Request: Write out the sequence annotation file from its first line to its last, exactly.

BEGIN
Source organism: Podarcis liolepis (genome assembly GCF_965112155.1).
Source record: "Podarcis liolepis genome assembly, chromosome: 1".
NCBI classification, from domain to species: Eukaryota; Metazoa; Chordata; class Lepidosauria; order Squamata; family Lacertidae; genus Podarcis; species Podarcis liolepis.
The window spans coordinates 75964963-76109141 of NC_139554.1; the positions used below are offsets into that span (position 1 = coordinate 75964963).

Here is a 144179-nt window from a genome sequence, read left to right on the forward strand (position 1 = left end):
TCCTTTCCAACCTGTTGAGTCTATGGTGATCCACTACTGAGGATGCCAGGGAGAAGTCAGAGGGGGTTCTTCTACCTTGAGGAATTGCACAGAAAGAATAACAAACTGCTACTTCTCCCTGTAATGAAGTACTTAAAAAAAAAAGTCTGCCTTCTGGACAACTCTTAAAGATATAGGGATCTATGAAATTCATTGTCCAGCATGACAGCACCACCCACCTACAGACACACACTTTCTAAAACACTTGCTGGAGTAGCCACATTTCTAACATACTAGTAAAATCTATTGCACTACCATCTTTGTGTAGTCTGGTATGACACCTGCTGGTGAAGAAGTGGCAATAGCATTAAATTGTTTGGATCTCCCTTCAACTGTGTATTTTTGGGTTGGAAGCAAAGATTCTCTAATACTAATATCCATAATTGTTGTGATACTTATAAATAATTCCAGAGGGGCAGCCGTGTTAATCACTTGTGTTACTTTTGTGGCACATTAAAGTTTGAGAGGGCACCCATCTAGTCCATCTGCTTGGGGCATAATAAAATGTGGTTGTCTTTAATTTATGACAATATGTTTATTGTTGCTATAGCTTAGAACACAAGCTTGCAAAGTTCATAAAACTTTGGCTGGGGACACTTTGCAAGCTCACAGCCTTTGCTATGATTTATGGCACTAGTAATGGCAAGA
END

Source organism: Podarcis liolepis (genome assembly GCF_965112155.1).
Source record: "Podarcis liolepis genome assembly, chromosome: 1".
NCBI classification, from domain to species: Eukaryota; Metazoa; Chordata; class Lepidosauria; order Squamata; family Lacertidae; genus Podarcis; species Podarcis liolepis.
The window spans coordinates 75964963-76109141 of NC_139554.1; the positions used below are offsets into that span (position 1 = coordinate 75964963).

Here is a 144179-nt window from a genome sequence, read left to right on the forward strand (position 1 = left end):
TCCTTTCCAACCTGTTGAGTCTATGGTGATCCACTACTGAGGATGCCAGGGAGAAGTCAGAGGGGGTTCTTCTACCTTGAGGAATTGCACAGAAAGAATAACAAACTGCTACTTCTCCCTGTAATGAAGTACTTAAAAAAAAAAGTCTGCCTTCTGGACAACTCTTAAAGATATAGGGATCTATGAAATTCATTGTCCAGCATGACAGCACCACCCACCTACAGACACACACTTTCTAAAACACTTGCTGGAGTAGCCACATTTCTAACATACTAGTAAAATCTATTGCACTACCATCTTTGTGTAGTCTGGTATGACACCTGCTGGTGAAGAAGTGGCAATAGCATTAAATTGTTTGGATCTCCCTTCAACTGTGTATTTTTGGGTTGGAAGCAAAGATTCTCTAATACTAATATCCATAATTGTTGTGATACTTATAAATAATTCCAGAGGGGCAGCCGTGTTAATCACTTGTGTTACTTTTGTGGCACATTAAAGTTTGAGAGGGCACCCATCTAGTCCATCTGCTTGGGGCATAATAAAATGTGGTTGTCTTTAATTTATGACAATATGTTTATTGTTGCTATAGCTTAGAACACAAGCTTGCAAAGTTCATAAAACTTTGGCTGGGGACACTTTGCAAGCTCACAGCCTTTGCTATGATTTATGGCACTAGTAATGGCAAGA